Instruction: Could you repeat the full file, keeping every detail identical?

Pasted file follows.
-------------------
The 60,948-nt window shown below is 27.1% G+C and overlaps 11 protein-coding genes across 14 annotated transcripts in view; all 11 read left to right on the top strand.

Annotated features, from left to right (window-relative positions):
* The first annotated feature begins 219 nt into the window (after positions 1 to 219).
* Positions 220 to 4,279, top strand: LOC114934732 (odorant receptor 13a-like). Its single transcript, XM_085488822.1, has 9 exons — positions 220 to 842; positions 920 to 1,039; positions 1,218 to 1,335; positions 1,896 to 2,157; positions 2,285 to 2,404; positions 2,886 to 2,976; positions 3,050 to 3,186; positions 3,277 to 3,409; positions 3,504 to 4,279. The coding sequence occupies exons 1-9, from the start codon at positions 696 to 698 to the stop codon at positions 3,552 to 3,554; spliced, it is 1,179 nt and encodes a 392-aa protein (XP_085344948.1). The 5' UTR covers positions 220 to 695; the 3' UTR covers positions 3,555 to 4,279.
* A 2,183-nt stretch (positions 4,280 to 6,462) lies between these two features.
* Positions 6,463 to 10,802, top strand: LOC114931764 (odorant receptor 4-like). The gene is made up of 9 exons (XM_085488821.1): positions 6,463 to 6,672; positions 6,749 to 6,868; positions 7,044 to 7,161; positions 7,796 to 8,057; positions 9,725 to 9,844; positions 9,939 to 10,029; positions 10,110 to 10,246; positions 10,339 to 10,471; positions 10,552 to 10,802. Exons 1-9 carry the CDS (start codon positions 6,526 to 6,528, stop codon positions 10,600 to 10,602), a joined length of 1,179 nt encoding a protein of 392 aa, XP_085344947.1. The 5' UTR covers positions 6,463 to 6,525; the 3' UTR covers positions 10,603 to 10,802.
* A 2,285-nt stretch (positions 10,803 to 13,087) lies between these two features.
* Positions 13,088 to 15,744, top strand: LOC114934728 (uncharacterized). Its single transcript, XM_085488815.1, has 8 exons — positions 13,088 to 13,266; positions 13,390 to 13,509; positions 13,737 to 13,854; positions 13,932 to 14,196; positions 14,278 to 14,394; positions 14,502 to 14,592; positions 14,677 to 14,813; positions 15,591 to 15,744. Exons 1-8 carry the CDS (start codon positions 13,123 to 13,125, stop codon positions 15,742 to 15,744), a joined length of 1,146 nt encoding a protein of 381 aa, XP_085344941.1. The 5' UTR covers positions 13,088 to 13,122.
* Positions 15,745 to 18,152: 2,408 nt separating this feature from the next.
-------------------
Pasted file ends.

The 60,948-nt window shown below is 27.1% G+C and overlaps 11 protein-coding genes across 14 annotated transcripts in view; all 11 read left to right on the top strand.

Annotated features, from left to right (window-relative positions):
* The first annotated feature begins 219 nt into the window (after positions 1 to 219).
* Positions 220 to 4,279, top strand: LOC114934732 (odorant receptor 13a-like). Its single transcript, XM_085488822.1, has 9 exons — positions 220 to 842; positions 920 to 1,039; positions 1,218 to 1,335; positions 1,896 to 2,157; positions 2,285 to 2,404; positions 2,886 to 2,976; positions 3,050 to 3,186; positions 3,277 to 3,409; positions 3,504 to 4,279. The coding sequence occupies exons 1-9, from the start codon at positions 696 to 698 to the stop codon at positions 3,552 to 3,554; spliced, it is 1,179 nt and encodes a 392-aa protein (XP_085344948.1). The 5' UTR covers positions 220 to 695; the 3' UTR covers positions 3,555 to 4,279.
* A 2,183-nt stretch (positions 4,280 to 6,462) lies between these two features.
* Positions 6,463 to 10,802, top strand: LOC114931764 (odorant receptor 4-like). The gene is made up of 9 exons (XM_085488821.1): positions 6,463 to 6,672; positions 6,749 to 6,868; positions 7,044 to 7,161; positions 7,796 to 8,057; positions 9,725 to 9,844; positions 9,939 to 10,029; positions 10,110 to 10,246; positions 10,339 to 10,471; positions 10,552 to 10,802. Exons 1-9 carry the CDS (start codon positions 6,526 to 6,528, stop codon positions 10,600 to 10,602), a joined length of 1,179 nt encoding a protein of 392 aa, XP_085344947.1. The 5' UTR covers positions 6,463 to 6,525; the 3' UTR covers positions 10,603 to 10,802.
* A 2,285-nt stretch (positions 10,803 to 13,087) lies between these two features.
* Positions 13,088 to 15,744, top strand: LOC114934728 (uncharacterized). Its single transcript, XM_085488815.1, has 8 exons — positions 13,088 to 13,266; positions 13,390 to 13,509; positions 13,737 to 13,854; positions 13,932 to 14,196; positions 14,278 to 14,394; positions 14,502 to 14,592; positions 14,677 to 14,813; positions 15,591 to 15,744. Exons 1-8 carry the CDS (start codon positions 13,123 to 13,125, stop codon positions 15,742 to 15,744), a joined length of 1,146 nt encoding a protein of 381 aa, XP_085344941.1. The 5' UTR covers positions 13,088 to 13,122.
* Positions 15,745 to 18,152: 2,408 nt separating this feature from the next.